After acknowledging a zero-day bug in Internet Explorer 6 (IE6) and IE7 in early March, Microsoft has notified users that it will ship a so-called "out-of-band" patch for the vulnerability this week.

The advance notice is meant to give IT administrators time to prepare to roll the patch out as soon as it's available.

Microsoft (NASDAQ: MSFT) first publicly recognized the zero-day when it released its latest "Patch Tuesday" bug fixes on March 9. At that time, Microsoft said there were "limited attacks" using the bug exploit in the wild and that the company was busy evaluating the hole.

Microsoft later said on March 15 that it was working on a patch, but wasn't yet finished testing and could not say when it would be released -- although the company hinted that an out-of-band release might be in the works.

An "out-of-band" patch is one that is not released on the second Tuesday of each month, known as Patch Tuesday, but rather as soon as it's ready and tested. These patches are usually urgently needed.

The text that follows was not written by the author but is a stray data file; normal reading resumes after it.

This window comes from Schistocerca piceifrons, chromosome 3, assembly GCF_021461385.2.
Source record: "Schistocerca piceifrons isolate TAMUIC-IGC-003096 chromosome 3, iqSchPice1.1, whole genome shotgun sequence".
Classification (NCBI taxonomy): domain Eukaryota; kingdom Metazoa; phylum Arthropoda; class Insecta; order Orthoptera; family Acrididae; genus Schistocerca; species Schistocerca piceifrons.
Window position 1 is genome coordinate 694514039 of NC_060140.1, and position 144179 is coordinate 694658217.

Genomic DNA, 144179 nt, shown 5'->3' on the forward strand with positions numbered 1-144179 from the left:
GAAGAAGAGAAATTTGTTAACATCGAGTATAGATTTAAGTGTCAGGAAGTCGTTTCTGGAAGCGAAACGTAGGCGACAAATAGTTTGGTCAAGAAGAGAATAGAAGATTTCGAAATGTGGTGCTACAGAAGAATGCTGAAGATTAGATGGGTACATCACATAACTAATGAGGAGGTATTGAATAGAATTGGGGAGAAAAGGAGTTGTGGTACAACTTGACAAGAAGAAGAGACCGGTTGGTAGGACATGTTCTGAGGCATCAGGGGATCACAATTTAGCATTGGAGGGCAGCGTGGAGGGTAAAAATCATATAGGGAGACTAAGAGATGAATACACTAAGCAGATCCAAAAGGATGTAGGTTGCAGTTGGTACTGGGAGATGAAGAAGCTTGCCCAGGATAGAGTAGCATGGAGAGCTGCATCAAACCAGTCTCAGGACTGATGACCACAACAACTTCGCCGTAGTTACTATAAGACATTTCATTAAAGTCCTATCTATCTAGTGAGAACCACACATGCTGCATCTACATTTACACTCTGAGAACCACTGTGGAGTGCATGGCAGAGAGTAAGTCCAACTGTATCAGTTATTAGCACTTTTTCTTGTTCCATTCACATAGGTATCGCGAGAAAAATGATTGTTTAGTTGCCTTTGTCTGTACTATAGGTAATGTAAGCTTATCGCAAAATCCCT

In the meantime, a security researcher who goes by the screen name "Trancer" developed and released a Metasploit module for easy reuse by other hackers.

The bug does not affect IE8. However, IE6 and IE7 are vulnerable running on Windows XP Service Pack 2 or 3 (SP3), as well as Windows Server 2003 SP2, Windows Vista SP1 and SP2. Windows 7 and Server 2008 are not affected. One way to avoid the flaw is to upgrade from IE6 or IE7 to IE8. Microsoft also delivered a "Fix-it" script that will reconfigure some systems to avoid the vulnerability.

Additionally, the out-of-band patch is a cumulative update to IE, so it contains all existing patches for IE, as well as several other privately-reported bug fixes that all rank as "Critical" on Microsoft's four-tier security rating scale.

When it's released, the out-of-band cumulative patch for IE will be available here.

Stuart J. Johnston is a contributing writer at, the news service of, the network for technology professionals.